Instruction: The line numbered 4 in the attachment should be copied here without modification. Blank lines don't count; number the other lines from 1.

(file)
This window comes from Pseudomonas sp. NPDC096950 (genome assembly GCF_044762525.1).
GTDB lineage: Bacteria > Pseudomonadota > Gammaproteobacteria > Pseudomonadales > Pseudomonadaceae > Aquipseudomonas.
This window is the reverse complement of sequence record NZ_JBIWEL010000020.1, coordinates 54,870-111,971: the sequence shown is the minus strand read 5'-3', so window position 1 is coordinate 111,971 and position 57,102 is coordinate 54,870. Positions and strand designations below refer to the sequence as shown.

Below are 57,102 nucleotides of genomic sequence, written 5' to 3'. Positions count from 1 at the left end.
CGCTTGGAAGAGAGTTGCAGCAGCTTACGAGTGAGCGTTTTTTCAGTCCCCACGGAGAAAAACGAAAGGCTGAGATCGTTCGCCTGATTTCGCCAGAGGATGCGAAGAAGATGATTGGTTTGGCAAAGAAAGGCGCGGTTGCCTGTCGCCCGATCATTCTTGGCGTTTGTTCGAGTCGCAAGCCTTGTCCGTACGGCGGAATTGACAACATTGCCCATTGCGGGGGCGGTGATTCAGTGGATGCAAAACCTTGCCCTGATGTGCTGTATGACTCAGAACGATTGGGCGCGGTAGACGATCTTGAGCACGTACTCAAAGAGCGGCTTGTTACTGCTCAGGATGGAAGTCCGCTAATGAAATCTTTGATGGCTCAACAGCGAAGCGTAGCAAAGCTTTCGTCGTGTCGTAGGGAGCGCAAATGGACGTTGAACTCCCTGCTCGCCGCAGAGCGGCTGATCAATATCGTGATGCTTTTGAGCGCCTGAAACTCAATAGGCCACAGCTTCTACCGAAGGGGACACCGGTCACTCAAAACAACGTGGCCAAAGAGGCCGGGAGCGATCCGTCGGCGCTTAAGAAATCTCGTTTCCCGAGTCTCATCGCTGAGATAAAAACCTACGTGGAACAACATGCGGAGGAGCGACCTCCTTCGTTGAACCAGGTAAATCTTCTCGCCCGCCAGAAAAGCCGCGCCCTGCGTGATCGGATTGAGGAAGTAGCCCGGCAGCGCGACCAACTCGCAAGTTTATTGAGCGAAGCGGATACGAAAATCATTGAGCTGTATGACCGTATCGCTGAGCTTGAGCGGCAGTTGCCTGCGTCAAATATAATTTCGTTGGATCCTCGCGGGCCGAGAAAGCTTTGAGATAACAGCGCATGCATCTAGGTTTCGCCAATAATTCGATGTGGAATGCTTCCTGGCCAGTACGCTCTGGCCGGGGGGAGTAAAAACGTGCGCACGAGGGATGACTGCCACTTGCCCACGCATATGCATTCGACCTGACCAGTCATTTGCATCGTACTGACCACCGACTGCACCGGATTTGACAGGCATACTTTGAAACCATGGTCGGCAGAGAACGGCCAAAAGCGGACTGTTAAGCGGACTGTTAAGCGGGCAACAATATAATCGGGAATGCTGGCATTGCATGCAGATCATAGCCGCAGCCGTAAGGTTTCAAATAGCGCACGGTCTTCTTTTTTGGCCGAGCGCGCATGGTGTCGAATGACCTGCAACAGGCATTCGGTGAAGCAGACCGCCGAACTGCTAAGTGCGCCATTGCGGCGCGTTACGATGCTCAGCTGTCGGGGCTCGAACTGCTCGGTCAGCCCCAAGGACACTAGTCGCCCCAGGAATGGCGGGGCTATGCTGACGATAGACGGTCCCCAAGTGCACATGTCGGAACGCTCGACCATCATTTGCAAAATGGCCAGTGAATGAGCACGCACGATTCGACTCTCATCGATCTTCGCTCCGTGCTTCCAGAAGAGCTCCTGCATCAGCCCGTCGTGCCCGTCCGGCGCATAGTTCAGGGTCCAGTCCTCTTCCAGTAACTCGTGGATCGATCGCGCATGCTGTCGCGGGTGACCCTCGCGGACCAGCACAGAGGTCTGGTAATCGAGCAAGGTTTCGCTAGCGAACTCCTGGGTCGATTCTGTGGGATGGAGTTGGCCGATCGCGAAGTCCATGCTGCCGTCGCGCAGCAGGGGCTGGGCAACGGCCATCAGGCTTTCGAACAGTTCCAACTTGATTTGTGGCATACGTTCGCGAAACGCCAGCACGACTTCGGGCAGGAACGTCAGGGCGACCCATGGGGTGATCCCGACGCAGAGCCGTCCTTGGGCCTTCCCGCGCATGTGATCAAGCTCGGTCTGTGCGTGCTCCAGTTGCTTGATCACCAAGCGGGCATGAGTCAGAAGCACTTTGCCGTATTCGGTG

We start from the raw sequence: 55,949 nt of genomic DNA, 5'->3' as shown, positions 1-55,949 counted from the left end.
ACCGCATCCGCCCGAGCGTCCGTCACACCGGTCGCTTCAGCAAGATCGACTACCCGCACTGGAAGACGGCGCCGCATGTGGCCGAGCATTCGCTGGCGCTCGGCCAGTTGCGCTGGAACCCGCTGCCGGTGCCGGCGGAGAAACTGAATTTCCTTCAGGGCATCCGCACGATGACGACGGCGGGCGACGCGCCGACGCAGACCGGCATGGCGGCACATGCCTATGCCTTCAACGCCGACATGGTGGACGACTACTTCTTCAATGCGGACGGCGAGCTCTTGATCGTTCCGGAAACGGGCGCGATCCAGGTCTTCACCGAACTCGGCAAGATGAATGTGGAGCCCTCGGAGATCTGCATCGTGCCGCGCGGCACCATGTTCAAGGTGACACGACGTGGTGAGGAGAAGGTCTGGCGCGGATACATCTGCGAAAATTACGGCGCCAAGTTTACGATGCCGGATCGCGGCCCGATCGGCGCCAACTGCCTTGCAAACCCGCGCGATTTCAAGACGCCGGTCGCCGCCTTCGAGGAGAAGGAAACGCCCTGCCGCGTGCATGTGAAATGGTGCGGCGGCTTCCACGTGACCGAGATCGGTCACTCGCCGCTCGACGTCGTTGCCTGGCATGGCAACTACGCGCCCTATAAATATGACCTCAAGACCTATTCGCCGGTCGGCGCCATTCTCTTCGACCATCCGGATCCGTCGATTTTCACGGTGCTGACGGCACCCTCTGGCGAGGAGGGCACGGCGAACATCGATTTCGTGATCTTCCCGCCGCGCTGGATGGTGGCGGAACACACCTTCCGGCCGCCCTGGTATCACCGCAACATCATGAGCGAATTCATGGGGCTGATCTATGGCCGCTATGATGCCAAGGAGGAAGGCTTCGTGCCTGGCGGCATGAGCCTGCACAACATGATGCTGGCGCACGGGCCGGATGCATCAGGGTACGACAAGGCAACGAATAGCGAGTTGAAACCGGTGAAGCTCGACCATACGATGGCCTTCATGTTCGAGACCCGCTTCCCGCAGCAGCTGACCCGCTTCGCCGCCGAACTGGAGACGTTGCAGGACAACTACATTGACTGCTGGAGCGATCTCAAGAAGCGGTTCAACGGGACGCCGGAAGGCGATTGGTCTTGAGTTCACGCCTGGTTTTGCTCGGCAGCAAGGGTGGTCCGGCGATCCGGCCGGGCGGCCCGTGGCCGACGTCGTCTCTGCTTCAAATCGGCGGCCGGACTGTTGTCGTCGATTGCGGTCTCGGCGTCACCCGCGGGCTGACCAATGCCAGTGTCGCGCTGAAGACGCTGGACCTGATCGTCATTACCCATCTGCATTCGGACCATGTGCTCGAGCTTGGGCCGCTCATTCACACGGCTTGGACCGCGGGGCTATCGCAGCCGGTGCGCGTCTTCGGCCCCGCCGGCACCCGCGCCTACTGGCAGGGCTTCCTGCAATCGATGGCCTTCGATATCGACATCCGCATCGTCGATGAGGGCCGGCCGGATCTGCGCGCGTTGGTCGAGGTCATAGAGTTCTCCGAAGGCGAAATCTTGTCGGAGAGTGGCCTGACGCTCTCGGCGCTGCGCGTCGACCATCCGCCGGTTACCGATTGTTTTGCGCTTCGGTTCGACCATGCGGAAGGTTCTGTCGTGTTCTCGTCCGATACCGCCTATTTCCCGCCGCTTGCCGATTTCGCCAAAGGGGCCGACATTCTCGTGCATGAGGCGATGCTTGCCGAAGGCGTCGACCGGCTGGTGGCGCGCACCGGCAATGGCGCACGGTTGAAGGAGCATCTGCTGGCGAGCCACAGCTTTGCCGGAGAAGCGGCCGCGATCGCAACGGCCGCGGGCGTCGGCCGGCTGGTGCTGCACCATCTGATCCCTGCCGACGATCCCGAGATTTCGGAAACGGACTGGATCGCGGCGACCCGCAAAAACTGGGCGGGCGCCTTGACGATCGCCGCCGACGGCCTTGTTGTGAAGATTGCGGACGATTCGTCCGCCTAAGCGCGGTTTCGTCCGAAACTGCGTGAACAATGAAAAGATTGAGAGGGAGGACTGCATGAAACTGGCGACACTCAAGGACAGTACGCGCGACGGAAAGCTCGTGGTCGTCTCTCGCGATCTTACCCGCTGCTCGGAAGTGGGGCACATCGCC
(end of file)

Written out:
Below are 57,102 nucleotides of genomic sequence, written 5' to 3'. Positions count from 1 at the left end.